The Island Garden City of Samal is an island of beauty. It is also the home of a very poisonous snake known as Banakon or King Cobra (Ophiophagus Hannah). The Banakon is a shy but sly reptile. It often strikes in a least expected time. It is more dangerous when threatened.
There is a local resident in Babak District who is not scared of this dangerous snake. The people call him “King Cobra” or Commander Danny Malinao. He had been to places where no one even dares to go. He invaded the lairs of the dangerous Banakon. He’d been catching these poisonous reptiles since he was a child. Apparently he got this “gift” from his father who used to catch Banakon for a living.
Samal&News once visited him in his residence to know and see how he catches and tames this dreaded predator with his bare hands. Danny Malinao has a collection of cobras in his residence. He said was never been bitten by a snake ever since. He showed us a beheaded cobra in a concoction of Tanduay. He had also collection of small cobras inside the empty plastic bottles of mineral water. He even demonstrated to the delight of the crowd how to catch a big banakon. During one of his exhibitions, a snake almost escaped from the cage that almost made the witnessing crowd scampered. Danny adeptly grabbed the snake’s head with his bare hands. He picked it up and toyed with it. He put his own hand in front of the snake and tapped its head. He even put the snake in his mouth.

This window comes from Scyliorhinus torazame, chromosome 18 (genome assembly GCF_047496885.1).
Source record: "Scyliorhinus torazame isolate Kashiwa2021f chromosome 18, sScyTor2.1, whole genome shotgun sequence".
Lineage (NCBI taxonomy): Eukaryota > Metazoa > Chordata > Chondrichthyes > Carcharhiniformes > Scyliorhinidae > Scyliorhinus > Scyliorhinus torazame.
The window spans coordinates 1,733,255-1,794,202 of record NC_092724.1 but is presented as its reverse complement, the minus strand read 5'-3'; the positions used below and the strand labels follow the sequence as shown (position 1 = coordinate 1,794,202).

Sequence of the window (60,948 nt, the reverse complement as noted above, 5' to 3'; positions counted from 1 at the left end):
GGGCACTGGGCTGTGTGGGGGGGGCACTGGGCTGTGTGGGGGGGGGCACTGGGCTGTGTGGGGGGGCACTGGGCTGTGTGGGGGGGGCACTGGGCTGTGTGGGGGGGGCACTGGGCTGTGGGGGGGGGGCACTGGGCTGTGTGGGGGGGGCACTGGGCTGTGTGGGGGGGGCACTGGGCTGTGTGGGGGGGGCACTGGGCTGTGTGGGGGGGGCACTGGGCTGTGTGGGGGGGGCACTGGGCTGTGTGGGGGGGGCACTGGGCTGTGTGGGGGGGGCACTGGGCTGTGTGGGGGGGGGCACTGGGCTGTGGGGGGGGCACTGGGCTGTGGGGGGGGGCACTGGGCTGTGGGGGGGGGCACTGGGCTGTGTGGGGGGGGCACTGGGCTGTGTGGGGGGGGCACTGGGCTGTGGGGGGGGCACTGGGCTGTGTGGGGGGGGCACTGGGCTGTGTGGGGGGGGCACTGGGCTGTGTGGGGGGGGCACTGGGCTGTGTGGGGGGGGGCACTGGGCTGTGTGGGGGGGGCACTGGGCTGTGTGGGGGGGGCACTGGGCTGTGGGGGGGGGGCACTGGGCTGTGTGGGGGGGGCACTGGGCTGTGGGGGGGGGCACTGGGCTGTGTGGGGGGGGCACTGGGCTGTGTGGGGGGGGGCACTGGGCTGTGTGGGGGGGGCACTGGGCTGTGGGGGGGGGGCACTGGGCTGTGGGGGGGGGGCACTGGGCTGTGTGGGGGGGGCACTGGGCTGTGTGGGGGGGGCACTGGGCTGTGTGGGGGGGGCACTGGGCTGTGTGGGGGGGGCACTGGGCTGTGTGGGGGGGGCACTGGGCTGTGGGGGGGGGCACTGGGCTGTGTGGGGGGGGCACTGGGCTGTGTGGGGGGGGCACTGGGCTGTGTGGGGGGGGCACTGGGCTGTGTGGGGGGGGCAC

“The King Cobra or Banakon actually eats other snakes”, stated Danny. To prove his point, he put snakes of different sizes in a plastic bottle. There we saw bigger snake attacking and devouring the smaller ones.
The man really fears no snakes. Truly, he deserves to be called Commander Danny, King of the Cobras.
by Dennis Daite
Early residents of this place believe that this is the place where two submarines full of gold submerged. The sunken vessels have been guarded by a giant octopus for ages.
This cave was believed to have an underground tunnel or a road that stretches up to Brgy. Mintal, Davao City. This was recounted by a faith healer who had once entered the cave with his dog. He noticed a tunnel going to the inner part of the cave. After doing his rituals, he went straight out of the cave only to find out that his dog did not with come out with him. Thinking that his dog left the cave ahead of him, he did not bother to look for it anymore. To his dismay, the dog was nowhere to be found at home.